The iPad has changed a lot of things in the six months since its introduction. A whole cottage industry of game and utility apps has sprung up for the device. Companies are jockeying for position around which technologies will be/should be/never will be supported on it. Publishing houses are scrambling to understand what the iPad will mean for books, magazine, and the web.
Magazine publishers are especially interested in the iPad as a platform. The tablet form factor is a natural fit for reading magazines. The iPad/AppStore combo is especially suited as it can allow subscribers to connect to the web, purchase, and download new issues. Sites such as Wikipedia and TED have iPad apps which enable users to view their content in a magazine-ish format. Flipboard has even made it possible for iPad users to create their own personal magazines using content from Facebook, twitter updates, and other feeds.
The biggest splash this week was when Victoria's Secret published the iPad version of their catalog. Along with the photos were videos of the ad shoots, commentaries from the models, and lots of other content. This is definitely not your father's Victoria's Secret catalog.
Making all of it possible is the Adobe Digital Publishing Solution. The workflow, consisting of publishing applications, software technologies, and hosting services that allow publishers to create interactive magazines for the iPad, was announced back in February. Things got a bit off-track when Adobe and Apple stared each other down over Flash. Once things cooled a bit and Apple relaxed its stance on apps developed using third-party tools, things have started to move forward again. Wired used the Adobe tools to publish their first iPad issue a few months ago. It was VERY slick and got a lot of folks to see and understand iPad's potential for magazine publishers. More and more companies are getting on the digital magazine train everyday.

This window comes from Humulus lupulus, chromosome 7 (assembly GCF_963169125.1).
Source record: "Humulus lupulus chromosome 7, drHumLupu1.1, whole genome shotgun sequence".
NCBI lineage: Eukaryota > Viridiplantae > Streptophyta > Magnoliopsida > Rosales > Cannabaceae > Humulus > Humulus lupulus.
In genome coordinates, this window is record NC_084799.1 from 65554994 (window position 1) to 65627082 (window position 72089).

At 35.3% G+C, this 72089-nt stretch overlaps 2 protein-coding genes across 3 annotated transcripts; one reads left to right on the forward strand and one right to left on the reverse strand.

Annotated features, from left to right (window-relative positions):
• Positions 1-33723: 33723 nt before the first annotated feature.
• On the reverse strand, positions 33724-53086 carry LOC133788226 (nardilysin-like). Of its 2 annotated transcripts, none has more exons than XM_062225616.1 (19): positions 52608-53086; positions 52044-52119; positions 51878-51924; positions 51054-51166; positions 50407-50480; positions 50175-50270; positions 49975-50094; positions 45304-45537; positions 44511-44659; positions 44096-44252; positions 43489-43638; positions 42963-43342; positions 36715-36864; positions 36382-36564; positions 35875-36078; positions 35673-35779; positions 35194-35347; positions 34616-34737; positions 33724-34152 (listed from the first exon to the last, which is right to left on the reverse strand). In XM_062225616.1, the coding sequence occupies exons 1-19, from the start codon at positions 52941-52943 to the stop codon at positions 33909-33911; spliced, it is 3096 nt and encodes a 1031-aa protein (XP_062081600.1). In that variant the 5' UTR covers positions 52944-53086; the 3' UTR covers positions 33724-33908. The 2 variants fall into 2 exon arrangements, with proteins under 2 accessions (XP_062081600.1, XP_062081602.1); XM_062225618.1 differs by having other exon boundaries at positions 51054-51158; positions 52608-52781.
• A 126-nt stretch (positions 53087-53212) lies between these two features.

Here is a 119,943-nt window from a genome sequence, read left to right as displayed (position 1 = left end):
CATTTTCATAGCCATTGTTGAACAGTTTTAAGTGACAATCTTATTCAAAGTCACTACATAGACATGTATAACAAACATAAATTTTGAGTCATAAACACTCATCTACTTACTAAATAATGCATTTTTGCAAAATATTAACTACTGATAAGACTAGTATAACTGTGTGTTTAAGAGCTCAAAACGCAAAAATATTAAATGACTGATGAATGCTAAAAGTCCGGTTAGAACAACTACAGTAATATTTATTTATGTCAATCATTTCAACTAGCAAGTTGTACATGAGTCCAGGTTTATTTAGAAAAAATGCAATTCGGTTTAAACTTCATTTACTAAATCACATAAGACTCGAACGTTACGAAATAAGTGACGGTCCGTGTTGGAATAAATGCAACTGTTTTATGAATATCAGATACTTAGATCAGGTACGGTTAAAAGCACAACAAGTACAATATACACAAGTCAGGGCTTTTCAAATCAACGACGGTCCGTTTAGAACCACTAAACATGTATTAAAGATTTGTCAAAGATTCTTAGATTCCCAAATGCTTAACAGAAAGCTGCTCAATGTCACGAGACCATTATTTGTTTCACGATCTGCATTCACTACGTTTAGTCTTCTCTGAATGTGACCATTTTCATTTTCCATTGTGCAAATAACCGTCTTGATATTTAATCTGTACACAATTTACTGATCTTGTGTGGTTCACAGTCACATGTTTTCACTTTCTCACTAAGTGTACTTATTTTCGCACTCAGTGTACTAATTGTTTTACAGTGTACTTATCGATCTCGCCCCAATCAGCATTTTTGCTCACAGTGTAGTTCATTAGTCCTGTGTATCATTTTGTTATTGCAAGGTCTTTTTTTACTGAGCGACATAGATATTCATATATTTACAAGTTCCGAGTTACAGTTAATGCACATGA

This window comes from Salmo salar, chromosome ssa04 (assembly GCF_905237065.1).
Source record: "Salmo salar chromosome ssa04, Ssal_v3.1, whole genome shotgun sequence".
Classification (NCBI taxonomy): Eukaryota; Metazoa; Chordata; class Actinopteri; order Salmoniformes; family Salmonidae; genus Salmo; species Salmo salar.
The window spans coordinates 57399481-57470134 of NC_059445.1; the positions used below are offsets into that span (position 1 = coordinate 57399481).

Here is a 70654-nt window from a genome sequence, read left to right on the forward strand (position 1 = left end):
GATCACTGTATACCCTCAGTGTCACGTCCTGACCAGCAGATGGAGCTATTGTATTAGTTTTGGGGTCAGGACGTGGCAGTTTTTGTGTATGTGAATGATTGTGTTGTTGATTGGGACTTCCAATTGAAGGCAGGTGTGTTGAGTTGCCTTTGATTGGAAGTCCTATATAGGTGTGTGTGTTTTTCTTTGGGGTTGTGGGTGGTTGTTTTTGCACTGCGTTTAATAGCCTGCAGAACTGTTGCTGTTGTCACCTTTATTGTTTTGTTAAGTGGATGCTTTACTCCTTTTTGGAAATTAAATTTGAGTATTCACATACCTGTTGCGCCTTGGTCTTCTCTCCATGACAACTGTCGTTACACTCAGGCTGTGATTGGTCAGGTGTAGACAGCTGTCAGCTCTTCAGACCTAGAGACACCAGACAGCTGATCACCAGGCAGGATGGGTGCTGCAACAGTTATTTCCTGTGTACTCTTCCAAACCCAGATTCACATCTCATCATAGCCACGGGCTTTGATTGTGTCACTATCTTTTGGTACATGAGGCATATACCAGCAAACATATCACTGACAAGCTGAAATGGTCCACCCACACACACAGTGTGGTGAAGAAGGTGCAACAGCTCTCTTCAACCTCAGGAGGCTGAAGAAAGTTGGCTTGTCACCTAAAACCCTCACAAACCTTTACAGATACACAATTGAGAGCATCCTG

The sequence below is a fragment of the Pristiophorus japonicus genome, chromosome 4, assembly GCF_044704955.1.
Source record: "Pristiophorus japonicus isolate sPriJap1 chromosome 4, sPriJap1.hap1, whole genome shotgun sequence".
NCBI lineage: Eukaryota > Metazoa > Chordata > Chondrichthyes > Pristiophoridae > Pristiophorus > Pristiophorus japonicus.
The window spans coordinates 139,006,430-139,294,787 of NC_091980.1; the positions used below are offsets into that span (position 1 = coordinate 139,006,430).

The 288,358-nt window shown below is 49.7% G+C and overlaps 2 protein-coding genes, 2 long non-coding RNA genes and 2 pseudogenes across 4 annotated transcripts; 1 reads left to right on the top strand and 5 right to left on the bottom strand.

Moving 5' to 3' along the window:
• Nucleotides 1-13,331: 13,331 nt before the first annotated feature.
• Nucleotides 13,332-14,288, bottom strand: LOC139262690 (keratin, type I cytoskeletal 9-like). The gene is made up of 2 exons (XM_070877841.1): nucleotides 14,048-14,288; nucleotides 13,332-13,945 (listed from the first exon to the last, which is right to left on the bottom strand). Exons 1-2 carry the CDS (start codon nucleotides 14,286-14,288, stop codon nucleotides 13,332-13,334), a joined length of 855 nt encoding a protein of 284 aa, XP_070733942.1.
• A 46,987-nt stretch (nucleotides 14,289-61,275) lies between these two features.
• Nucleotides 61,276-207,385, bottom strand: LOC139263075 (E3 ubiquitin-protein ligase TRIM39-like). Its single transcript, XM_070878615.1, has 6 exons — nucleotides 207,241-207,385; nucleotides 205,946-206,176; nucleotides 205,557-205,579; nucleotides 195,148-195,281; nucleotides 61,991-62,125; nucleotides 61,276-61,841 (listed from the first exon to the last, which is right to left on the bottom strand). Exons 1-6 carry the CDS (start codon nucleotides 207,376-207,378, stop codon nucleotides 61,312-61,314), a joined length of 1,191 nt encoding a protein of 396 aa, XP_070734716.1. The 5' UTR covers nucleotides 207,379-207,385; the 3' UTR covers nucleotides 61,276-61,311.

Adobe's solution is centered around the InDesign CS5 application. InDesign is a tool which is used by most publishing houses to layout their pages. To make InDesign work for laying out content for the iPad, Adobe has added a few "glue" applications to package things for viewing on the device. In fact, just by changing the "packager" widget, Adobe can theoretically support any future device. This adaptability is very attractive for authors, content providers, and publishers as it enable them reach the largest possible audience with the minimum amount of effort.
The Adobe Digital Publishing Solution is currently in beta and will be available as a product in Q2 of 2011. RainyDayMagazine will be experimenting with Adobe's Digital Publishing Platform for the next few months. During that time, we'll be reworking the layout of RainyDayMagazine to make it better suited for viewing on the iPad. Hopefully, by the start of the new year, we'll have an issue available for download in Apple's App Store. Like Wired and other publications, there will be content and features which will only be available in the iPad issues. We are very excited about this new venture and know that you will enjoy the new format. Look for it in 2011. [Permalink] -iPad Magazine Publishing